Sunday, March 15, 2009

Screening “Smoking” Bans through a Constitutional Lens

I began a discussion with Madhav Khosla after reading his interesting take on Justice Kaul's "smoking" judgment. Unfortunately, owing to certain intervening events, I lost the thread and came back to articulating my stand on this issue only recently in this Mint editorial. I reproduce it below. I benefited greatly from discussions with Madhav, Arun and Tarunabh and thank them for their insights.

Given that "smoking" related cases are still pending before the courts, this issue is a burning one that refuses to be stubbed out in the near future. So do continue watching this space for more.

The law, smoke and mirrors

"I often wonder about the hours when a man sits alone, watching the smoke of a cigarette, thinking. I wonder what great things have come from such hours. When a man thinks, there is a spot of fire alive in his mind— and it is proper that he should have the burning point of a cigarette as his one expression.”

Ayn Rands’ sentiments mouthed through one of her characters in the classic Atlas Shrugged may have spurred some of us to light up. But ought that be reason enough to prohibit the publication of this book in India? Although current legal norms weigh against such censorship of the printing press, it certainly sanctions it when “text” migrates to “screen”. The law vests our Central Board of Film Certification (CBFC) with the discretion to axe any scene that glamourizes or encourages smoking, notwithstanding the fact that such scene may be integral to the plot or to the character. And notwithstanding the fact that the law does not prohibit smoking, unless committed within public precincts.

It is in this context that the Delhi high court’s recent denunciation of a regulation banning the depiction of on-screen smoking is a very welcome one for those of us who zealously guard our free speech rights against an overtly paternalistic state. Justice Sanjay Kishen Kaul rightly notes that such regulation violates the right to free speech and expression guaranteed under Article 19(1)(a) of the Constitution of India.

However, the judgement is problematic in that it implicitly endorses CBFC’s right to interfere with artistic freedom, when the scene in question encourages smoking.

The case centres around a rule (promulgated under what is commonly referred to as the Cigarettes Act, 2003) which prohibited “characters” in films and television programmes from “displaying tobacco products or their use”. A writ petition challenging the constitutionality of this rule came up before justice Kaul. It is very difficult to take exception to justice Kaul’s staunch defence of the freedom of speech guaranteed under Article 19(1). However, his reasoning leaves much to be desired.

For one, he ducks the issue of whether or not certain exceptions articulated under different heads in Article 19(2) can save the governmental regulation in question, claiming that it is not germane to the controversy. Not only is it germane to the controversy, it is absolutely critical.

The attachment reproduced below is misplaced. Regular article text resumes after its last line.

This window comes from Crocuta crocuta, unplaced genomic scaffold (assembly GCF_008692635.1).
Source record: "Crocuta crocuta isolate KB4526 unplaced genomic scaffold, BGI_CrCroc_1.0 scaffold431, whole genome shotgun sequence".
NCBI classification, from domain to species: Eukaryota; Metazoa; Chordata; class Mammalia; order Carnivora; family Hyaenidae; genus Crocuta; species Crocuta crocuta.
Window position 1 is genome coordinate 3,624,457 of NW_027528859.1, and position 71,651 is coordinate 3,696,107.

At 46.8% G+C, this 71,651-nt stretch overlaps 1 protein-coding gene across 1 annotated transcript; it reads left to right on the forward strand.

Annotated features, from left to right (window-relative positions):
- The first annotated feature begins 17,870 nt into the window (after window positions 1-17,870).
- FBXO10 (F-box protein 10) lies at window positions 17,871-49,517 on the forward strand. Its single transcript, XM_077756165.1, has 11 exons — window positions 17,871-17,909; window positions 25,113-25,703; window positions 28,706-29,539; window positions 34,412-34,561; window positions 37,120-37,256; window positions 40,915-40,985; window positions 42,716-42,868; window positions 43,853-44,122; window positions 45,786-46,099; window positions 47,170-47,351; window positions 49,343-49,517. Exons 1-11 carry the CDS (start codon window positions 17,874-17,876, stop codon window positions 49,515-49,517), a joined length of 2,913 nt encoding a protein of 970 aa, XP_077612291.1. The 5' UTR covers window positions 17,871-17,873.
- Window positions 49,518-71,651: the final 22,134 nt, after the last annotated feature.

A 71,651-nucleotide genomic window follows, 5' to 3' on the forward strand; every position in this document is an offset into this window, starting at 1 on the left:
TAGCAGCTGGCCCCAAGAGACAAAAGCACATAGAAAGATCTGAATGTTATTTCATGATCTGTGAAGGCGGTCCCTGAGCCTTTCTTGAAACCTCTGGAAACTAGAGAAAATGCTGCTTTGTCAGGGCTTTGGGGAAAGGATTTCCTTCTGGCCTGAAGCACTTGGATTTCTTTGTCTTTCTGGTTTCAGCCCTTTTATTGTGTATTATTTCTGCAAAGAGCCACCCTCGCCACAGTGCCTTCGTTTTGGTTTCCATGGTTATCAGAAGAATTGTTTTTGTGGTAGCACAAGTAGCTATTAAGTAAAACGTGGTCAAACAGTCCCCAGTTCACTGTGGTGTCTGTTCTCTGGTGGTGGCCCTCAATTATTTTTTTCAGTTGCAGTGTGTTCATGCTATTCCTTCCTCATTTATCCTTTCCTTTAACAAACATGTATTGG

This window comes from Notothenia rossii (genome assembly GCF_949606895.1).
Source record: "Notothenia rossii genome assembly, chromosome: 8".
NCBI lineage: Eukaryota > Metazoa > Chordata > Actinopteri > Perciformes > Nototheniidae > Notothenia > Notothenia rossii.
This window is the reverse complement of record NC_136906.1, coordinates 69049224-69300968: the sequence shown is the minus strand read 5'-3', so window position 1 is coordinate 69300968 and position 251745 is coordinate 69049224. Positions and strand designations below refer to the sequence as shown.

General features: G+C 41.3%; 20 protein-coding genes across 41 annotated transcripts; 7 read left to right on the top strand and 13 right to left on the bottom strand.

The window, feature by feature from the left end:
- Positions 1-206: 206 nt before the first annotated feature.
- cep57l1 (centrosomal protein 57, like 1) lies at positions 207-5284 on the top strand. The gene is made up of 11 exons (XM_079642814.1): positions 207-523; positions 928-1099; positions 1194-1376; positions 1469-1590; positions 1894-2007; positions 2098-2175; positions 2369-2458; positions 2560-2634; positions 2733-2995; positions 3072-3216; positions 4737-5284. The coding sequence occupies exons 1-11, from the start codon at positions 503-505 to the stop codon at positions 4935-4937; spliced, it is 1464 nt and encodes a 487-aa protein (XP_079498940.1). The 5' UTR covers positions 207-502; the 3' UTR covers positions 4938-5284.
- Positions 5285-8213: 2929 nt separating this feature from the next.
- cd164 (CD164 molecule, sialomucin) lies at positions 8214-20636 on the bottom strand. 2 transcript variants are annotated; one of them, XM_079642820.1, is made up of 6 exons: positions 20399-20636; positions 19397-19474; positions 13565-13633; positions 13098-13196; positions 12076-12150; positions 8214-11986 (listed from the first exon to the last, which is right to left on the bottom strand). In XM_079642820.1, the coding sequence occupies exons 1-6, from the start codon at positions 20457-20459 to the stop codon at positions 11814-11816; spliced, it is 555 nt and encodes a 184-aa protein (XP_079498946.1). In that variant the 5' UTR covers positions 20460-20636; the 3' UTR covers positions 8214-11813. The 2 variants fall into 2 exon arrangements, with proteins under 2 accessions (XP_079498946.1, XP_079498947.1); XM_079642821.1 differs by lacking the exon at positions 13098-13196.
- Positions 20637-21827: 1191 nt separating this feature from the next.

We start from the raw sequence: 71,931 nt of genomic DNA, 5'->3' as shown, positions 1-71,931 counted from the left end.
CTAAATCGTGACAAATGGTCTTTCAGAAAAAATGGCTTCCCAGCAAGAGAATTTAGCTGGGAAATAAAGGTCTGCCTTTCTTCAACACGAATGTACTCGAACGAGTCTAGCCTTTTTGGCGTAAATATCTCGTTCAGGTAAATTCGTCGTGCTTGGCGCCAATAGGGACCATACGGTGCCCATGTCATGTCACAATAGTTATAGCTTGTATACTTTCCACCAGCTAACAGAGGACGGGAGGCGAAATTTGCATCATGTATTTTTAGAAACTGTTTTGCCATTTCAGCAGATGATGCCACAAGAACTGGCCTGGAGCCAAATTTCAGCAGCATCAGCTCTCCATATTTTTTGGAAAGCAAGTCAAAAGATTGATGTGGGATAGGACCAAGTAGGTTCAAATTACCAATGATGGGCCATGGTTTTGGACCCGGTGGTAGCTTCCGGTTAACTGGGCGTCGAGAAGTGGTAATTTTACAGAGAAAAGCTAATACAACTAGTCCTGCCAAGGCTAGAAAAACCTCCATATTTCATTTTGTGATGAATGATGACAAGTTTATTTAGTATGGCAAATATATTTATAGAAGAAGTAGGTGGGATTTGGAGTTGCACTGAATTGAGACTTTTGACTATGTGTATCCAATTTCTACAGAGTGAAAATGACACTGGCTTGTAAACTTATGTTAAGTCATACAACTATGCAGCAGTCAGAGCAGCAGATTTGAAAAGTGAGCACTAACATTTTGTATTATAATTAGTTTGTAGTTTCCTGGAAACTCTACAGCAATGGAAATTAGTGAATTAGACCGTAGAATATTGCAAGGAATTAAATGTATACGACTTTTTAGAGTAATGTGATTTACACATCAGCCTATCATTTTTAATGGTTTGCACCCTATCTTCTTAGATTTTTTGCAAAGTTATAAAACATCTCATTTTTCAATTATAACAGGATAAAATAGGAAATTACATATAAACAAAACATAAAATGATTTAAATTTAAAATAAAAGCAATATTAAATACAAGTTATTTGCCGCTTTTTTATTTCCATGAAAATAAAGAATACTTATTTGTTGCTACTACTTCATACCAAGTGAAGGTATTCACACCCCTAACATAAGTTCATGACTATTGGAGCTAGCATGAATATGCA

Article 19(2) permits the state to intrude upon the right to free speech when such intrusion is “reasonable” and is in the interest of any of the following: the sovereignty and integrity of India, the security of the state, friendly relations with foreign states, public order, decency or morality, or in relation to contempt of court, defamation or incitement to an offence.

It is difficult to see how the banning of on-screen smoking would fit within any of the above heads. Although one may qualify measures to discourage smoking as “public health” measures, this cannot tantamount to preserving “public order”.

As for “decency” and “morality”, the less said the better. The closest I ever came to witnessing such a nexus was when a student of mine categorically asserted that “civilized people do not smoke”.

Without dealing conclusively with whether or not the impugned ban fitted within any of the above heads, justice Kaul assumed that even if it did, it would still not amount to a “reasonable” restriction. Particularly since there already existed another guideline under the Cinematograph Act, 1952, that permitted CBFC to chop “glamourized” smoking scenes. In other words, an outright ban on “any” smoking scene was “unreasonable”, whereas a ban on only “glamourized” smoking scenes was perfectly constitutional. But this begs the question: Do such bans fall within the purview of the Article 19(2) categories at all? Unless they do so, one need not bother examining their reasonableness or otherwise.

Although the legality of the CBFC guidelines was not in issue, justice Kaul implicitly defends them. It is therefore imperative that film-makers take steps to challenge the constitutionality of these guidelines.

On a broader note, if our zealously paternalistic state is worried about the ill effects of smoking, it must take on the tobacco lobbies and ban smoking altogether (as to whether such a measure is likely to withstand a constitutional challenge is a moot issue). But until then, a film-maker must be offered the artistic freedom to depict the iconoclastic Hank Rearden lighting up his cancer stick in as swashbuckling a manner as possible. Even if this necessarily means more smoke-filled lungs and the encouragement of a habit described by James I as “loathsome to the eye, hateful to the nose, harmful to the brain...[and].. dangerous to the lungs...”
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